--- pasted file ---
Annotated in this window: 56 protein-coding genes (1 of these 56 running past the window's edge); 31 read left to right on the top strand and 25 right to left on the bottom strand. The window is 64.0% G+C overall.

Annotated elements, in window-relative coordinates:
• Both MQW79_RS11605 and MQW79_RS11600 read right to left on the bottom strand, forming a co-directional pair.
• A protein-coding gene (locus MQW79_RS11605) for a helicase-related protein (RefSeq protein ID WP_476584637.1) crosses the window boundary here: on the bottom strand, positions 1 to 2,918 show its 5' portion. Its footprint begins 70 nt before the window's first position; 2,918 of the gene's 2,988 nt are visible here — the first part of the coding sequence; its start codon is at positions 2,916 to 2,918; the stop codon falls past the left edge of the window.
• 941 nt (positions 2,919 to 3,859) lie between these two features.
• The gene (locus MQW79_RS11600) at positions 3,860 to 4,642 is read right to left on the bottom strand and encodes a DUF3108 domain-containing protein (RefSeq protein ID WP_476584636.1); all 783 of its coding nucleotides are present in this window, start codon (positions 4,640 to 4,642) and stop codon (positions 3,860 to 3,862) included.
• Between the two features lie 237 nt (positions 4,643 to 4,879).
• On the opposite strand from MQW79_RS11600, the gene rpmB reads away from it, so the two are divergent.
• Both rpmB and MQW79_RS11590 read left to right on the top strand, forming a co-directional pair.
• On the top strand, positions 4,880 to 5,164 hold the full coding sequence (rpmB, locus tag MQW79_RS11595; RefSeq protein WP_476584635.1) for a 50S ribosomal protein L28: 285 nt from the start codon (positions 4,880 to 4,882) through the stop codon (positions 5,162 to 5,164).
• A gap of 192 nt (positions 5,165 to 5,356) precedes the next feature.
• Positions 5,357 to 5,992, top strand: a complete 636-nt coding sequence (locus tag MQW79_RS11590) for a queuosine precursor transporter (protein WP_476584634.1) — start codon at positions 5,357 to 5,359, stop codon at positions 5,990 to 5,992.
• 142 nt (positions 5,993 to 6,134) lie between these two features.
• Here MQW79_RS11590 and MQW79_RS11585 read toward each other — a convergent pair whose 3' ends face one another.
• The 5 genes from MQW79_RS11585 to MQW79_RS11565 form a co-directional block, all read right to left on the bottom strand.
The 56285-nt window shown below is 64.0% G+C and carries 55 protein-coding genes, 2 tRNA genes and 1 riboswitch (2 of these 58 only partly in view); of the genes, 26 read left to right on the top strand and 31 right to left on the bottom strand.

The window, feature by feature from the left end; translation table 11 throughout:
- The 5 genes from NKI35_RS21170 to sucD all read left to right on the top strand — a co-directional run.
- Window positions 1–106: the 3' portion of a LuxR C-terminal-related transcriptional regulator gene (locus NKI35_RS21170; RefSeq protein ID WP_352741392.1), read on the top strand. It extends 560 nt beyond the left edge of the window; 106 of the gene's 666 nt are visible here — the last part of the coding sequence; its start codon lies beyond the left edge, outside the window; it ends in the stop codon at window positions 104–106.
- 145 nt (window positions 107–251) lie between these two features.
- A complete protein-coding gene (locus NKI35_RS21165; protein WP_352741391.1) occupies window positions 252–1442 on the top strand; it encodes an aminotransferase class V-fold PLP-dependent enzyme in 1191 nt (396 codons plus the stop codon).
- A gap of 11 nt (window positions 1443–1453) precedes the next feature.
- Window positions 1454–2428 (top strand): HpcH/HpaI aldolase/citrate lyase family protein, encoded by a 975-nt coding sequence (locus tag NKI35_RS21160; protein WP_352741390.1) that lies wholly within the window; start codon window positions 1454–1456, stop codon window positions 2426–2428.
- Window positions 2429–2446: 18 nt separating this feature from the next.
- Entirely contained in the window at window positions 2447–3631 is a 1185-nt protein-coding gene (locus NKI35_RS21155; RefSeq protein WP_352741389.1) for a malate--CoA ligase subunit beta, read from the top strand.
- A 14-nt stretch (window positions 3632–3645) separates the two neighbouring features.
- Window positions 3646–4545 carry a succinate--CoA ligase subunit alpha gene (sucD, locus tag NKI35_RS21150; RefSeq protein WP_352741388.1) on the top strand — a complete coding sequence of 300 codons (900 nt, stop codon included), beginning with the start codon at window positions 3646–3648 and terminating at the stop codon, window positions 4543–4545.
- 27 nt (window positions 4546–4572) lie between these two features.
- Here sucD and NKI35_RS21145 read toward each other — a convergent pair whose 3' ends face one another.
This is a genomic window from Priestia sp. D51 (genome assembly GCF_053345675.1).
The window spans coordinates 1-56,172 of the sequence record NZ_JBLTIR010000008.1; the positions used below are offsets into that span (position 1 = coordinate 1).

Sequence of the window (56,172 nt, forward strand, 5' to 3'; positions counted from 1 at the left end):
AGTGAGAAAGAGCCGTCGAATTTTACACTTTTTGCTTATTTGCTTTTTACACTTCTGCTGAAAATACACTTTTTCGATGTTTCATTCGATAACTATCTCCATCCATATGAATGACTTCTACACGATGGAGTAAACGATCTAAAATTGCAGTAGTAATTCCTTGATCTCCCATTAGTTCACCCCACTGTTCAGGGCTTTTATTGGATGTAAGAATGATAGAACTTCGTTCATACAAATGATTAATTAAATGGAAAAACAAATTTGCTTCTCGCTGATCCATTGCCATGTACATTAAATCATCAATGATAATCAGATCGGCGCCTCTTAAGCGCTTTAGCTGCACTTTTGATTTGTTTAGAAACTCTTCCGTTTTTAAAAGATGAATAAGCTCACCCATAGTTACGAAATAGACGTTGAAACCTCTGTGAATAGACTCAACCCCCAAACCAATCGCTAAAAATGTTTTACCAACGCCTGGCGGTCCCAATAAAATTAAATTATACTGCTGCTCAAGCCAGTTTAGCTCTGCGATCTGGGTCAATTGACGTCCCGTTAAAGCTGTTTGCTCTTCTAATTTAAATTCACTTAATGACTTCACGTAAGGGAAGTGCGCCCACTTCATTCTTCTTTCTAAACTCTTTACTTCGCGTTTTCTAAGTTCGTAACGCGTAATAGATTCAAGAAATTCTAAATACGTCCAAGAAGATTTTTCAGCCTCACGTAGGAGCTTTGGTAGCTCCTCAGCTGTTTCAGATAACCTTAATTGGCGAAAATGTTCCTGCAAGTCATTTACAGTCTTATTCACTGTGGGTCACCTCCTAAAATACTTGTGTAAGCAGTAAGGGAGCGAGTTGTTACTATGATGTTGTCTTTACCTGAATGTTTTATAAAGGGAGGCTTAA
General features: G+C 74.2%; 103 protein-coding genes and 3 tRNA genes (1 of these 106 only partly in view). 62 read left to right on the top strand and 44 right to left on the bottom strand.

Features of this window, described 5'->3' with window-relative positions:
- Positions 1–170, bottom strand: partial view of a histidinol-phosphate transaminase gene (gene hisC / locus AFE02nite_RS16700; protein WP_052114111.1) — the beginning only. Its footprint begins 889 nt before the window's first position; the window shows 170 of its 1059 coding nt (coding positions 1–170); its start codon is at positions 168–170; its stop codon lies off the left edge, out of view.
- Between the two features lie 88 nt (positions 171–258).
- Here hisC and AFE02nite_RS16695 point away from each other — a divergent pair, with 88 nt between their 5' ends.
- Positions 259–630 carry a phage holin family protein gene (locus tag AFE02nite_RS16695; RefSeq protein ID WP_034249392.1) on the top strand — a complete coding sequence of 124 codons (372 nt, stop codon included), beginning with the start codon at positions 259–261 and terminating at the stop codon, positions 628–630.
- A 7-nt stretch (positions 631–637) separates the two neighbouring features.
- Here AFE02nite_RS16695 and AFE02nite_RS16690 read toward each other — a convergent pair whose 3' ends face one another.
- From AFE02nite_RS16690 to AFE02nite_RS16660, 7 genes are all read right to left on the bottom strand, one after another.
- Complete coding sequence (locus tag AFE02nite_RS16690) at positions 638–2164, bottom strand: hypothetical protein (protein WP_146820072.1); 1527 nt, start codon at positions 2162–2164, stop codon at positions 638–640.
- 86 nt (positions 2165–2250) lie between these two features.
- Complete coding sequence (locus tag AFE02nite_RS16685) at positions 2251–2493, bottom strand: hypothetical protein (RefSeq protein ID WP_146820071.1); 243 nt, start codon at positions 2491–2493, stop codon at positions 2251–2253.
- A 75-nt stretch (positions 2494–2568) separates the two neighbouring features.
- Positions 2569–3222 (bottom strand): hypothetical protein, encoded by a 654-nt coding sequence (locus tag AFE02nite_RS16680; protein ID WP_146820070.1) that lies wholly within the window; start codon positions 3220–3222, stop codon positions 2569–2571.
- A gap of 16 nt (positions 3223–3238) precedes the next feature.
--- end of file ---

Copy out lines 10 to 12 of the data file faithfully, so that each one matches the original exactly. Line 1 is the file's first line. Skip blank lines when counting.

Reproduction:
• On the top strand, positions 4,880 to 5,164 hold the full coding sequence (rpmB, locus tag MQW79_RS11595; RefSeq protein WP_476584635.1) for a 50S ribosomal protein L28: 285 nt from the start codon (positions 4,880 to 4,882) through the stop codon (positions 5,162 to 5,164).
• A gap of 192 nt (positions 5,165 to 5,356) precedes the next feature.
• Positions 5,357 to 5,992, top strand: a complete 636-nt coding sequence (locus tag MQW79_RS11590) for a queuosine precursor transporter (protein WP_476584634.1) — start codon at positions 5,357 to 5,359, stop codon at positions 5,990 to 5,992.